Alcohol and sugary beverages kill 10.6 million yearly – WHO

Alcohol and sugary beverages kill 10.6 million yearly – WHO

The World Health Organisation in a press statement on Tuesday, Dec. 5, said globally 2.6 million people die from drinking alcohol every year and over eight million from an unhealthy diet.

The WHO called for increased taxes on alcohol and sugar-sweetened beverages (SSBs) to reduce deaths from drinking alcohol and unhealthy behaviours.

In new data released on Tuesday, WHO revealed that globally the taxes on unhealthy products, such as alcohol and SSBs, were low.

The findings highlighted that the majority of countries were not using taxes to incentivise healthier behaviours.

“Half of all countries taxing SSBs are also taxing water, which is not recommended by WHO. Although 108 countries are taxing some sort of sugar-sweetened beverage, globally, on the average excise tax, a tax designated for a specified consumer product, represents just 6.6 per cent of the price of soda.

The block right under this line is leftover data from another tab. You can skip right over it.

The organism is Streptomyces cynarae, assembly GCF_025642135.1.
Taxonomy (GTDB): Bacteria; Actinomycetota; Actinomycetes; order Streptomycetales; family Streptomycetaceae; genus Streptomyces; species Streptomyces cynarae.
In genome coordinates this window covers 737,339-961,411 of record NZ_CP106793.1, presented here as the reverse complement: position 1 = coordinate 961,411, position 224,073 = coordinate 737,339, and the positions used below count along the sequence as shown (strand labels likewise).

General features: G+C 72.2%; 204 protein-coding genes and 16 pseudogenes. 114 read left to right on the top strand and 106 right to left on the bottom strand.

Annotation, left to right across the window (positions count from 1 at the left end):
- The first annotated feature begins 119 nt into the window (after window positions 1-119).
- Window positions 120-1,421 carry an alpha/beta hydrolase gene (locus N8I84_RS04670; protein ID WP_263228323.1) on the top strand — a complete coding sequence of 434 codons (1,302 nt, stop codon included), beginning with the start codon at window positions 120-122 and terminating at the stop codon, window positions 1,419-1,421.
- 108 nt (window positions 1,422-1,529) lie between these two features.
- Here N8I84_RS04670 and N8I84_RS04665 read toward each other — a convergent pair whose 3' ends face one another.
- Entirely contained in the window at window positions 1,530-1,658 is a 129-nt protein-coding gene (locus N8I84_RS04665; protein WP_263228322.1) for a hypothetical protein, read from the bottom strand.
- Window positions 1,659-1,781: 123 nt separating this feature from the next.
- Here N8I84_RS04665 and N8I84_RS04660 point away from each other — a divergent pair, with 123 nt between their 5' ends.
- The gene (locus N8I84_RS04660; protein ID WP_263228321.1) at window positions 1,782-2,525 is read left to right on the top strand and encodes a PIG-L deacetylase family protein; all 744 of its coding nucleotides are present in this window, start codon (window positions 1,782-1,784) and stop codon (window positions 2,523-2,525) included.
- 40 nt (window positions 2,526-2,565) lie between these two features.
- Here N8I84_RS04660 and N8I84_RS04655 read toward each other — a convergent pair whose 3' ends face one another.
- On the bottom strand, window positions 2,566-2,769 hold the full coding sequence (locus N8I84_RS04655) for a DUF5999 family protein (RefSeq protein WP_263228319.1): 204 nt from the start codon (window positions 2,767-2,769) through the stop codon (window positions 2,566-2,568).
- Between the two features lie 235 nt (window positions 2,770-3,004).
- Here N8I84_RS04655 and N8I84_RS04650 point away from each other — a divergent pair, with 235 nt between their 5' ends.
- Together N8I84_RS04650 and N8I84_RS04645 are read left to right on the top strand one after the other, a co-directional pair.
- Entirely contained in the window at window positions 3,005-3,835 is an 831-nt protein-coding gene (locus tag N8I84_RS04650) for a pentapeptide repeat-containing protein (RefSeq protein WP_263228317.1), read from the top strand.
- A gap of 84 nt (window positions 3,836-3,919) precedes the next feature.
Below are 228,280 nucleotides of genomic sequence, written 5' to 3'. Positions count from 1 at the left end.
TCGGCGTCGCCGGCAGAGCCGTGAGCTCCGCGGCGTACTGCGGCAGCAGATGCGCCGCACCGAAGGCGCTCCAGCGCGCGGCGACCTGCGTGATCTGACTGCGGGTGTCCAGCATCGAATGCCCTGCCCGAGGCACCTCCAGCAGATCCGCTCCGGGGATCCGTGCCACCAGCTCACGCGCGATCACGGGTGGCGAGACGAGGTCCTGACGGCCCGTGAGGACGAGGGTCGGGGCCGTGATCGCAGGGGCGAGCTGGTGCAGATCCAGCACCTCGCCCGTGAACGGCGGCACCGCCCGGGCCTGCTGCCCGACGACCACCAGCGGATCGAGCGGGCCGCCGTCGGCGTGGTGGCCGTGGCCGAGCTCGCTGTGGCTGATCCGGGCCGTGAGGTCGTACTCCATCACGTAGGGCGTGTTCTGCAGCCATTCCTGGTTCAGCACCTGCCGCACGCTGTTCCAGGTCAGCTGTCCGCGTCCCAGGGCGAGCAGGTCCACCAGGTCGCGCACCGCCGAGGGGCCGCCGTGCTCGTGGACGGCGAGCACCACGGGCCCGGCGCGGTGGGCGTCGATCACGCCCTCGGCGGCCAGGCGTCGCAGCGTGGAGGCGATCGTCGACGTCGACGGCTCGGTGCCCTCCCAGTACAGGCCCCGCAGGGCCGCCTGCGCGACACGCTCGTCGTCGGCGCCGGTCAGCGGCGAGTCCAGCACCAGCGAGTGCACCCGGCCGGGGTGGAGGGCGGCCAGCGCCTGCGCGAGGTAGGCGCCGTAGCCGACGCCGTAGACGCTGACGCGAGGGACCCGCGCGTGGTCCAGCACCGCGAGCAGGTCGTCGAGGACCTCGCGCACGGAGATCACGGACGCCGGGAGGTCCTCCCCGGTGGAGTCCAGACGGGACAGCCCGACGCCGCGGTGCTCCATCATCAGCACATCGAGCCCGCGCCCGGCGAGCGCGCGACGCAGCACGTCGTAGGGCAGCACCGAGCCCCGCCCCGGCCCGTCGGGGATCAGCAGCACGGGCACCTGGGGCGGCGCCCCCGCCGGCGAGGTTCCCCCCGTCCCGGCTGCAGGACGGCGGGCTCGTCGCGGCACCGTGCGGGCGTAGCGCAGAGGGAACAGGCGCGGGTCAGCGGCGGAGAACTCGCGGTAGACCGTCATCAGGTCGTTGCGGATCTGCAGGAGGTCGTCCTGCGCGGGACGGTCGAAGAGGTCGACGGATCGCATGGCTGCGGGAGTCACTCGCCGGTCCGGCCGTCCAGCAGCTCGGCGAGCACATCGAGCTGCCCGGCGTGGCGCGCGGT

“At least 148 countries have applied excise taxes to alcoholic beverages at the national level. However, wine is exempted from excise taxes in at least 22 countries, most of which are in the European region.

“Globally, on average, the excise tax share in the price of the most sold brand of beer is 17.2 per cent. For the most sold brand of the most sold spirits type, it is 26.5 per cent,” WHO said.

A 2017 study showed that taxes that increase alcohol prices by 50 per cent would help avert over 21 million deaths over 50 years and generate nearly $17tn in additional revenues.

This is equivalent to the total government revenue of eight of the world’s largest economies in one year.

“Taxing unhealthy products creates healthier populations. It has a positive ripple effect across society – less disease and debilitation and revenue for governments to provide public services. In the case of alcohol, taxes also help prevent violence and road traffic injuries,” said WHO Director for Health Promotion, Dr Rűdiger Krech.

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